Wolansky, William D. (1992). Facilitating Women's Involvement in Non-Traditional Occupations. This paper examines three topics related to women's involvement in non-traditional occupations: (1) the historical origin of occupational classification; (2) the influence of World War II on women's expanded participation in the workforce; and (3) women's entry into non-traditional occupations. The industrial revolution in Europe and later in the United States created the need for occupational specialization. Both the military and the apprenticeship system prevented women from entering into nontraditional occupations. The major shift of women into nontraditional occupations occurred in the United States during World War II when there were insufficient male workers to produce the military supplies needed for war. Women demonstrated that they could be as efficient and capable as men in acquiring and performing complex technological skills. In the recent war in the Persian Gulf, women again demonstrated they could fly helicopters, handle communication systems, and participate in battle. Federal and state legislation is aimed at providing equality of opportunity for men and women. Yet, if one examines the extent of mathematics and science courses that serve as prerequisites for technology, engineering, and science, female students tend to retreat from such advanced courses in high schools. The proportion of workers has been constantly changing from 1960 to the 1990s. In 1960, white males constituted 62 percent of the work force and white females 28 percent; that proportion will reach 46 percent for males and 39 percent for women in 2000. Projections for the 25 million new workers that will be needed between 1985 and 2000 suggest that 64 percent will be women. Enabling and encouraging women to enter nontraditional occupations that generally require higher levels of knowledge and skills will help the United States to develop its human capital and remain competitive in a knowledge-driven and world-linked economy.   [More]  Descriptors: Educational Needs, Employment Opportunities, Equal Opportunities (Jobs), Federal Legislation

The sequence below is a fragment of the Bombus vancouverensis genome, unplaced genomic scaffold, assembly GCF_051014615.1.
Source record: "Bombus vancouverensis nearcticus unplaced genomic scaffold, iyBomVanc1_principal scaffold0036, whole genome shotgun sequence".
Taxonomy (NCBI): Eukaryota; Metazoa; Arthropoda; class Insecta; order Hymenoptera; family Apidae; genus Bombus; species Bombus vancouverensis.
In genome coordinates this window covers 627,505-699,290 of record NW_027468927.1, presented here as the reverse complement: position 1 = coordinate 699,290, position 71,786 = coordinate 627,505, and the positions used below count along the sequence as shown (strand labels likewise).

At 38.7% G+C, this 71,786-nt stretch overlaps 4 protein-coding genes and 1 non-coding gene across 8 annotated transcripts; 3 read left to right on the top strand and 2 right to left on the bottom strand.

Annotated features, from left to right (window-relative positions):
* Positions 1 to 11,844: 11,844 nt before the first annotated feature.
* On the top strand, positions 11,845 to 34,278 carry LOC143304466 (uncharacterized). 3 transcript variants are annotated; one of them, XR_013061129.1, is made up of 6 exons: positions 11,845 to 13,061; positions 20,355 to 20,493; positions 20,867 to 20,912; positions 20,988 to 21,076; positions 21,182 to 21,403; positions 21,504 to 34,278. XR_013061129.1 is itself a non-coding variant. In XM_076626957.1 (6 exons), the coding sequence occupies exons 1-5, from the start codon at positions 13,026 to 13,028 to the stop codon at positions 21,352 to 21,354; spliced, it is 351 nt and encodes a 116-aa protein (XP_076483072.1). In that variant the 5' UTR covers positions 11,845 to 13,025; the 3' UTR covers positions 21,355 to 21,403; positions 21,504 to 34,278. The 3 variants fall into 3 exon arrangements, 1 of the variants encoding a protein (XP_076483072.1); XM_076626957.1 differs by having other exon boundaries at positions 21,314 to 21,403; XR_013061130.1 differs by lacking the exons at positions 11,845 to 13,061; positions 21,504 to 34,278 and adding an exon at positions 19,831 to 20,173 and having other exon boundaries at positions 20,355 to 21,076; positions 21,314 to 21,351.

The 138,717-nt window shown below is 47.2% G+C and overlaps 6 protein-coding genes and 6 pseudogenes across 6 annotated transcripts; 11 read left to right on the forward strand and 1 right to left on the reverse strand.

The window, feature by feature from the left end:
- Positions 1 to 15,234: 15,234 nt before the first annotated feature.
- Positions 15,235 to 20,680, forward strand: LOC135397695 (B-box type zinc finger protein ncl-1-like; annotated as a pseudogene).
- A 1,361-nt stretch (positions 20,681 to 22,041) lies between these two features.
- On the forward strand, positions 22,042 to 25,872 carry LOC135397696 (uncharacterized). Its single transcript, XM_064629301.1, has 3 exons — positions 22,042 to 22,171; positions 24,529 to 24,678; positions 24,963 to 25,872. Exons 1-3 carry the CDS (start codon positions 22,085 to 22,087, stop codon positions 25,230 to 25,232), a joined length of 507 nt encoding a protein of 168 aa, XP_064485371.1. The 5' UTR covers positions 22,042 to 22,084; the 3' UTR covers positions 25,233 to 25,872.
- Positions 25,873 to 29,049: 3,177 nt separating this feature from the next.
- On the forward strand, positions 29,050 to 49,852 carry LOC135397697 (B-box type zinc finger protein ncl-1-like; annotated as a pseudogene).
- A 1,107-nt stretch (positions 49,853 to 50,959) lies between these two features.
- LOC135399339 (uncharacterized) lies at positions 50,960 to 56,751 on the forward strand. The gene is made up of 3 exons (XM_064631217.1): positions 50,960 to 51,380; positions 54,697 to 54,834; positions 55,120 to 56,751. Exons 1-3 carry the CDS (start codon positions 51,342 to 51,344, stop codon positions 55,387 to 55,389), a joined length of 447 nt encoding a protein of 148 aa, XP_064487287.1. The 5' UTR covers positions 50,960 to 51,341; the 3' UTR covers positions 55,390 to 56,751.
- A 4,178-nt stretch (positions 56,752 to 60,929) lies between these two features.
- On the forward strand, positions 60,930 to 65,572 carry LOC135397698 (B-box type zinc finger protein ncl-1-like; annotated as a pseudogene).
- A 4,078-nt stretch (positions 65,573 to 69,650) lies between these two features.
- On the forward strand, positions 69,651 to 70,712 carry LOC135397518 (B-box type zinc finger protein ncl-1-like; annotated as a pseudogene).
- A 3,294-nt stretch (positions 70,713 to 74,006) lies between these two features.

Saettler, Paul (1968). A History of Instructional Technology. Theoretical and methodological foundations of the modern audiovisual/radio/television/programed instruction complex have been provided by educational theorists from the Elder Sophists of the fifth century B.C., to the medieval scholars who taught in the monastic or cathedral schools, to the reformers of 1700-1900, to the psychologists of the 20th century. In the 20th century, scientific technology joined learning theory in classroom applications. World War II–a period of expansion in military and industrial research–marked the confluence of audiovisual and instructional technology in the United States. Since then, school systems have borrowed wartime advances in areas such as instructional film, television, and radio. The development of national organizations devoted to instructional media coincided with the post-war technological boom. This cooperation led to the rise of programed instruction and the prospect of the systems approach to learning, a true science of instructional communication. From 1945 to 1965, research on instructional media was stimulated by a concern with education as a response to forces of technological change working in America. That research, born and living on an institutional basis, continues to respond to contemporary problems of what to teach, to whom, and how. Descriptors: Audiovisual Aids, Audiovisual Communications, Audiovisual Instruction, Educational History